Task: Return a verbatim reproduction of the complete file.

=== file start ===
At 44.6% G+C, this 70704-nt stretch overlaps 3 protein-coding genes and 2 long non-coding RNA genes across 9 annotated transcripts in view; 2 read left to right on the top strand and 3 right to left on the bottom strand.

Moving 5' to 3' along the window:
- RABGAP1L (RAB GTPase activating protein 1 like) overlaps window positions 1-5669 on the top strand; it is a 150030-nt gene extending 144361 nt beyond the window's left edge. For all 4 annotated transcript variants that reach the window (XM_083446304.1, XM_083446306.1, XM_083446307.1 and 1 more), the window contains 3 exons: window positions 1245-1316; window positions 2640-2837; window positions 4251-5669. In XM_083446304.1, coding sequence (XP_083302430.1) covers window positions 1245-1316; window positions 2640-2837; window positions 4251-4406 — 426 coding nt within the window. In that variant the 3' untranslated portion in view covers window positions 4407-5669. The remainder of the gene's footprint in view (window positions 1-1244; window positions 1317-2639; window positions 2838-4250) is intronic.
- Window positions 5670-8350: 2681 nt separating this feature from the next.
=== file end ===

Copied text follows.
At 44.6% G+C, this 70704-nt stretch overlaps 3 protein-coding genes and 2 long non-coding RNA genes across 9 annotated transcripts in view; 2 read left to right on the top strand and 3 right to left on the bottom strand.

Moving 5' to 3' along the window:
- RABGAP1L (RAB GTPase activating protein 1 like) overlaps window positions 1-5669 on the top strand; it is a 150030-nt gene extending 144361 nt beyond the window's left edge. For all 4 annotated transcript variants that reach the window (XM_083446304.1, XM_083446306.1, XM_083446307.1 and 1 more), the window contains 3 exons: window positions 1245-1316; window positions 2640-2837; window positions 4251-5669. In XM_083446304.1, coding sequence (XP_083302430.1) covers window positions 1245-1316; window positions 2640-2837; window positions 4251-4406 — 426 coding nt within the window. In that variant the 3' untranslated portion in view covers window positions 4407-5669. The remainder of the gene's footprint in view (window positions 1-1244; window positions 1317-2639; window positions 2838-4250) is intronic.
- Window positions 5670-8350: 2681 nt separating this feature from the next.